We lived in a town of 9,000 in Southeast Alaska for 12 years. That's where we pretty much raised our kids.
Great place. Beautiful. Quaint.
(those are code words for "the shopping stinks")
A couple of times a year we'd save up, hop on the ferry for the 9-17 hour ride to Juneau (depending on the # of stops we made along the way) and shop our little hearts out.
At Fred Meyer.
We thought Juneau was the shopping Mecca - a metropolis.
On one of those trips a Juneau friend of mine told me how funny it was to her that we could get so excited about shopping in Juneau. The Juneau-ites would save up their money to go to Seattle. I guess we all want what we don't have ...
Anyway, it's not like there was no shopping in Sitka. There was. There was one discount store that catered more to tourists, but to be honest - they did have a small line of clothes and toys. And there was one store that was all about girls - jewelry & clothes. Trendy, in fact. BUT it would cost our entire Juneau trip to buy one dress there.
So I had this "brilliant" idea:
I had my daughter-in-law bargain shop "down south" (the lower 48) and ship the affordable, trendy clothes up to me. We began with prom dresses and expanded into a small line of shirts, jeans, skirts, sweaters. The local florist gave us a corner of her shop. Business was slow going. Really slow. But we stuck it out. For about a week. At which time she apologetically came to us and told us that the other businesses were going to squeeze her out if she didn't get rid of us. Apparently they didn't like the competition.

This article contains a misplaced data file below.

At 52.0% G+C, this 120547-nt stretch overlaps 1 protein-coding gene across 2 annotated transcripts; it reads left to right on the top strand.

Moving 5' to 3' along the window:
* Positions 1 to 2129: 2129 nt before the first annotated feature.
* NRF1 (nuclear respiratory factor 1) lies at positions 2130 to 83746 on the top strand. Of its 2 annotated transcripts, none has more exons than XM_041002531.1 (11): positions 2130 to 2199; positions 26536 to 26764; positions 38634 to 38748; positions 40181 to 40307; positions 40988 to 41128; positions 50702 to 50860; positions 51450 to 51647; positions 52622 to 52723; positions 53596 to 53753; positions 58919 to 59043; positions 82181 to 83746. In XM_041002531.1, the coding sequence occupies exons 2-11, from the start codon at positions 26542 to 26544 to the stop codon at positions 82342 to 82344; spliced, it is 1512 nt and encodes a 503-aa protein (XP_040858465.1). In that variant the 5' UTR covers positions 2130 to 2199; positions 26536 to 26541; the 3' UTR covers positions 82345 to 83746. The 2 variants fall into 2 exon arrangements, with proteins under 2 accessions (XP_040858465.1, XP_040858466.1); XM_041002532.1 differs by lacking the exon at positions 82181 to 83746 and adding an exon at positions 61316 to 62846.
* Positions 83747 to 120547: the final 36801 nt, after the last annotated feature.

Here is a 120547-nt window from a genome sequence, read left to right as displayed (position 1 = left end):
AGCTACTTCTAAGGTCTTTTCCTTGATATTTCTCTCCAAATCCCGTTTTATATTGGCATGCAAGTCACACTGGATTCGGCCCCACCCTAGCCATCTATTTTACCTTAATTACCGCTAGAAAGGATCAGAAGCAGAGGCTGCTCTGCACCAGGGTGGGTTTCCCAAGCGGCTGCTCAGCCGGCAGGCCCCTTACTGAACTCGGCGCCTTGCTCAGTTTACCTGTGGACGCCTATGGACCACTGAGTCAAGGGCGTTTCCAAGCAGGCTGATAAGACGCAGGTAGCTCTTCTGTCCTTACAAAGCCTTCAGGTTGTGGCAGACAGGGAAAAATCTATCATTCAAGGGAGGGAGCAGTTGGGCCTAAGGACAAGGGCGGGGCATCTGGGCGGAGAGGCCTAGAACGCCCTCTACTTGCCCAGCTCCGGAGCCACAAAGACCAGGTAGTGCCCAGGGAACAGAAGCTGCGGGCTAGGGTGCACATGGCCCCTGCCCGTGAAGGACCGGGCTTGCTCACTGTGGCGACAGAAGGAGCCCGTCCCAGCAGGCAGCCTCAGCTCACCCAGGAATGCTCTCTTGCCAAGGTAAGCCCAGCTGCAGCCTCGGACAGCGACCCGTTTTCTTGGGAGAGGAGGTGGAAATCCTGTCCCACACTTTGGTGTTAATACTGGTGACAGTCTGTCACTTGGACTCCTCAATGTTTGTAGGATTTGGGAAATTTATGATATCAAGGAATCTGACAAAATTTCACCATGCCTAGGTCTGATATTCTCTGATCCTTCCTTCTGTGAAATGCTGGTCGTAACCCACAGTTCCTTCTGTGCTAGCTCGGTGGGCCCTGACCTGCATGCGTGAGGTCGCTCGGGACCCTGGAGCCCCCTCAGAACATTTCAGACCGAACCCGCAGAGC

Next, we made a deal with another business owner - her shop was a bit of the beaten path, but she was someone who couldn't be messed with. It was next door to the pizza joint, so we hoped we could gather a little business that way. It was short lived. It just didn't fly.
It's interesting: The prices were "down south prices" ... but it didn't draw in huge crowds. Why? My un-scientific study taught me that we all get comfortable in our lives. Like the monkey who won't release his fist as he holds onto food through the hole in the monkey trap, sometimes we get comfortable with what we're used to and we won't open our eyes to what might be better for us. Makes me wonder what I've closed my mind to. And it's made me more aware and helped me to step out of my comfort zone more often.
So the Little Boutique ... in the end I was in the hole about $700. Plus the work we put into it.
It appears to have been a dismal failure.
But would I pay $700 to have learned to open my life to what the world offers?
So for me, the Little Boutique was a